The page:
The Asylum Clock Class Action Settlement
On November 4, 2013 the Honorable Judge Jones with the U.S. District Court, in Seattle, Washington approved a class action settlement agreement. This agreement arose out of nationwide class action filed by the Legal Action Center (LAC) of the American Immigration Council, Northwest Immigration Rights Project (NWIRP), Gibbs Houston Pauw and the Massachusetts Law Reform Institute. It was originally filed in December 2011. B.H., et. al. v. USCIS, et al. (originally filed as A.B.T., et al. v. USCIS, et al.) and challenged how USCIS and EOIR determine an asylum applicant’s eligibility for an Employment Authorization Document (EAD) (work authorization).
Normally, an asylum applicant is eligible to apply for an EAD only after they have filed their asylum application with an Immigration Judge at a hearing and have satisfied the 180- day waiting period for EAD eligibility. In this system, asylum applicants often have to wait for extended periods of time to ‘file’ their asylum applications with an Immigration Judge and encounter unreasonable obstacles that ‘stop’ their clock.
This Agreement helps remedy a complex problem that often Immigration Judges themselves contribute to. It will bring transparency and accountability for denials of work authority. Furthermore, it will bring greater ease and clarity to the eligibility and application process for asylum seekers.
The Settlement addresses 5 core problems with the current system and creates 5 resolutions to remedy the problems. These resolutions are effective December 3, 2013.
1. Delay in starting the asylum EAD clock caused by an arbitrary rule that asylum applicants can only be filed at a hearing before an Immigration Judge.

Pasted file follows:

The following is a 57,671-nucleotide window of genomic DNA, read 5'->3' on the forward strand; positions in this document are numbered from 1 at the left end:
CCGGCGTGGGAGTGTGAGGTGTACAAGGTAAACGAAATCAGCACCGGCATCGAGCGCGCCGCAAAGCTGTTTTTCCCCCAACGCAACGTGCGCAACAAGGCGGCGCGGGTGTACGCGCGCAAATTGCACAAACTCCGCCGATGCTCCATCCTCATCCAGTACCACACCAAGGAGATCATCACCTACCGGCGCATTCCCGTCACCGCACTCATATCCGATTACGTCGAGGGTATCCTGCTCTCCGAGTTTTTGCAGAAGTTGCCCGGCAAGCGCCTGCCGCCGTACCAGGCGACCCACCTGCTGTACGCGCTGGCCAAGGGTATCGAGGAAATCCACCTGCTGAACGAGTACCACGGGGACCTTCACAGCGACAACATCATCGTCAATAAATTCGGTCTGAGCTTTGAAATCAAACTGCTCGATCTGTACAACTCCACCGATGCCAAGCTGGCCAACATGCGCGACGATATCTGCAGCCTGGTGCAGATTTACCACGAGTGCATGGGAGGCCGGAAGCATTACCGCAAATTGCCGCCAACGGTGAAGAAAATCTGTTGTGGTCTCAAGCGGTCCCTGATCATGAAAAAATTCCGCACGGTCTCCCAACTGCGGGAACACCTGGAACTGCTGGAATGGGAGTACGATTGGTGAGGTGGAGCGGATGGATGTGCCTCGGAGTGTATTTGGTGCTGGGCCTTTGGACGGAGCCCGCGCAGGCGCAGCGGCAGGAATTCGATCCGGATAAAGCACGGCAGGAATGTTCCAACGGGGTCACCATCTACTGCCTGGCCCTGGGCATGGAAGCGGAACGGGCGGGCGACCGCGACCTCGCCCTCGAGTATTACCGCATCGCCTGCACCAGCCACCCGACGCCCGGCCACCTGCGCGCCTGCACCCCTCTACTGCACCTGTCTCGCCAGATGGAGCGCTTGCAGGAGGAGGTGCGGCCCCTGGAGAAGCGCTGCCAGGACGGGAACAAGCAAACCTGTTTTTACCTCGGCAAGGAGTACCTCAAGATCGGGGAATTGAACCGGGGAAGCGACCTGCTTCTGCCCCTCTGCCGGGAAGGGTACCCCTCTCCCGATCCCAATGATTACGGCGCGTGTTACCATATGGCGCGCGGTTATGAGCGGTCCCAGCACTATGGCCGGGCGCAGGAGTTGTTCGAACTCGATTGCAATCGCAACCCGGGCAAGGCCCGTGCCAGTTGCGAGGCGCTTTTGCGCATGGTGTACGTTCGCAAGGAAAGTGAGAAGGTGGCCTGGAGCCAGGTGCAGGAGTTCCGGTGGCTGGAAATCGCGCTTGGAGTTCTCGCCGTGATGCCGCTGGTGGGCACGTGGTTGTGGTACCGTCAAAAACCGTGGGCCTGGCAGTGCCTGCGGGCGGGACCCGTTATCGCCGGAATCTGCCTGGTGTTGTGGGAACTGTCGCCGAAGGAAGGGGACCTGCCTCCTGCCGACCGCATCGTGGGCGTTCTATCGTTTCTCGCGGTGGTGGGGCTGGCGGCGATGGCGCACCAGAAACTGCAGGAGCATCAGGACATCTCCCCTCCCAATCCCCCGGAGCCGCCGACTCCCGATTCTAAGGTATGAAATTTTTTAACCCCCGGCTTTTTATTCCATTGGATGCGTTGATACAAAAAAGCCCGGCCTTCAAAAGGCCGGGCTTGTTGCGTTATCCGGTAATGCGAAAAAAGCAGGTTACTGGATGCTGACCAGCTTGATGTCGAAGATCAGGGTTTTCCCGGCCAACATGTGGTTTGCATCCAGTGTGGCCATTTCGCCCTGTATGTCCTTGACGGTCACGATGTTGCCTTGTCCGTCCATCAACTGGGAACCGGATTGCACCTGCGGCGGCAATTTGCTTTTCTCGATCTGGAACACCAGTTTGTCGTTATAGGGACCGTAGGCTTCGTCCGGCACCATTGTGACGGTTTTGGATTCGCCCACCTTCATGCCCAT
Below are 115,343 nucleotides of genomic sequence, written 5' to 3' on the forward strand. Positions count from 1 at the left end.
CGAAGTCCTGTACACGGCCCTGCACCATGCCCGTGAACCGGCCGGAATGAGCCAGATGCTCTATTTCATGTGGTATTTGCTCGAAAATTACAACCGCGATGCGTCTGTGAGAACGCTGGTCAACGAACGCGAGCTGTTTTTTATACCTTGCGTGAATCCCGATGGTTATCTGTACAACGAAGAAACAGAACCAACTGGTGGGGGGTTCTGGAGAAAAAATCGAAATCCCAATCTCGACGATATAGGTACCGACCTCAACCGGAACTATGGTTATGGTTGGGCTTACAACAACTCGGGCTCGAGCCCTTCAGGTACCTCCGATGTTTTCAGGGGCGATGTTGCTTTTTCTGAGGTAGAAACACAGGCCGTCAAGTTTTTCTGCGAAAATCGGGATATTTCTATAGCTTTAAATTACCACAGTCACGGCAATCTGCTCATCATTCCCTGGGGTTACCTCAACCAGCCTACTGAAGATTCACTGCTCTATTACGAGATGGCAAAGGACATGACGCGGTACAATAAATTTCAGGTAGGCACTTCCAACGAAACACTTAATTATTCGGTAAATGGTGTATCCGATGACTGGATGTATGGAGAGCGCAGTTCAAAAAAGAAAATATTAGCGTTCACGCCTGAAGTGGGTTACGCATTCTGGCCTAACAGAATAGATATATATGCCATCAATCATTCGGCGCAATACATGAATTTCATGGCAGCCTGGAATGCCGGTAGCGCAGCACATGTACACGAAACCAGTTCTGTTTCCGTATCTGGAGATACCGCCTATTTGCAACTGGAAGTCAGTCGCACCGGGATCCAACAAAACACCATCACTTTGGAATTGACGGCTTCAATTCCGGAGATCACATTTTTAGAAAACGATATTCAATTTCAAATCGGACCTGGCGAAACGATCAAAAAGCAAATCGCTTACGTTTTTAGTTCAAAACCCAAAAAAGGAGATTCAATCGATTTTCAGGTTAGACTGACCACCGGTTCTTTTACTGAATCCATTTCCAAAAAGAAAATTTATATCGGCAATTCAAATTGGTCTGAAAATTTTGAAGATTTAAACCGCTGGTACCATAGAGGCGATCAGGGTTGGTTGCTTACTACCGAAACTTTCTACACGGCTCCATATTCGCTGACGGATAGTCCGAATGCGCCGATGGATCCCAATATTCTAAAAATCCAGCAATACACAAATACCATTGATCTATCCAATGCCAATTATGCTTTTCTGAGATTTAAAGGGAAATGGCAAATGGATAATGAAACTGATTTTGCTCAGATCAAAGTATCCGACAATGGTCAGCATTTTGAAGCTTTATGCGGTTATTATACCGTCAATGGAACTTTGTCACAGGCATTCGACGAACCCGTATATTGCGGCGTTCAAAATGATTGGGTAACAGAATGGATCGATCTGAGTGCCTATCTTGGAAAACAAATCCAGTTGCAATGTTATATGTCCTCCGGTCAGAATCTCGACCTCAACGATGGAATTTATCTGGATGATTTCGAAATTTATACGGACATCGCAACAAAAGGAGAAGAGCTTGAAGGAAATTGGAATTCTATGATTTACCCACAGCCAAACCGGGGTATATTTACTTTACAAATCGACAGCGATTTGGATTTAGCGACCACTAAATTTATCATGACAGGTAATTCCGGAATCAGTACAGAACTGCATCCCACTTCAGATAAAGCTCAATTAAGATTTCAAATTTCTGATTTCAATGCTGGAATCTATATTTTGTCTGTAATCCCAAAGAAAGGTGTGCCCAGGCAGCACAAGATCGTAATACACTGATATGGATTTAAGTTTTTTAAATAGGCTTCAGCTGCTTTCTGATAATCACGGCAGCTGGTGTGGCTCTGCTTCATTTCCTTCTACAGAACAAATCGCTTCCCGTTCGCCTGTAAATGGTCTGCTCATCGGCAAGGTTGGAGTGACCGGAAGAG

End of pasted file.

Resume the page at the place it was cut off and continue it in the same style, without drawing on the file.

~ Resolution: An applicant can now ‘lodge’ an asylum application with an immigration court clerk at a time other than a hearing. A ‘lodged’ application will be considered ‘filed’ for purposes of the asylum EAD clock, and the ‘lodged’ date will start the asylum EAD clock. The application will still need to be ‘filed’ in a hearing before an Immigration Judge. During this time, the clock will be running and an individual who has 150 days accumulated after the ‘lodged’ date will be eligible to submit an application for work authorization.
2. Insufficient time allowed to prepare an expedited asylum case.
~ Resolution: An Immigration Judge must offer a non-detained applicant (whose case is on the expedited docket) an initial individual merits hearing date that is at least 45 days out to have sufficient time to prepare the case. If the applicant accepts that hearing date, the asylum EAD clock will continue to run.
3. EAD clock stopped after denial of asylum application by an Immigration Judge and not restarted even after successful appeal and remand.
~ Resolution: The asylum EAD clock will restart on the date that the BIA remanded a case to the Immigration Judge for reconsideration of the asylum decision (including cases in which the remand originated in the court of appeals).
4. Insufficient notice provided of the right to reschedule a missed asylum interview with USCIS, with the result that asylum EAD clock is often permanently stopped.
~ Resolution: USCIS will now mail a letter to asylum applicants who miss an asylum interview informing them of how missing an interview affects work authorization eligibility; the applicant will have 45 days from the date of the interview to show good cause for having missed the interview and will have an opportunity to meet an expanded interpretation of ‘exceptional circumstances’ for missing the interview after that.
5. Insufficient notice of asylum EAD clock decisions and procedures given to applicants, including insufficient notice regarding the impact of an adjournment on the EAD clock.
~ Resolution: The Immigration Court will provide a written notice to asylum seekers and their counsel about the asylum EAD clock, including the impact of the different hearing and adjournment codes on employment authorization. The Immigration Judge will be instructed to state clearly on the record the reason for adjournment. USCIS will change its notices denying EAD applications so that they are clearer.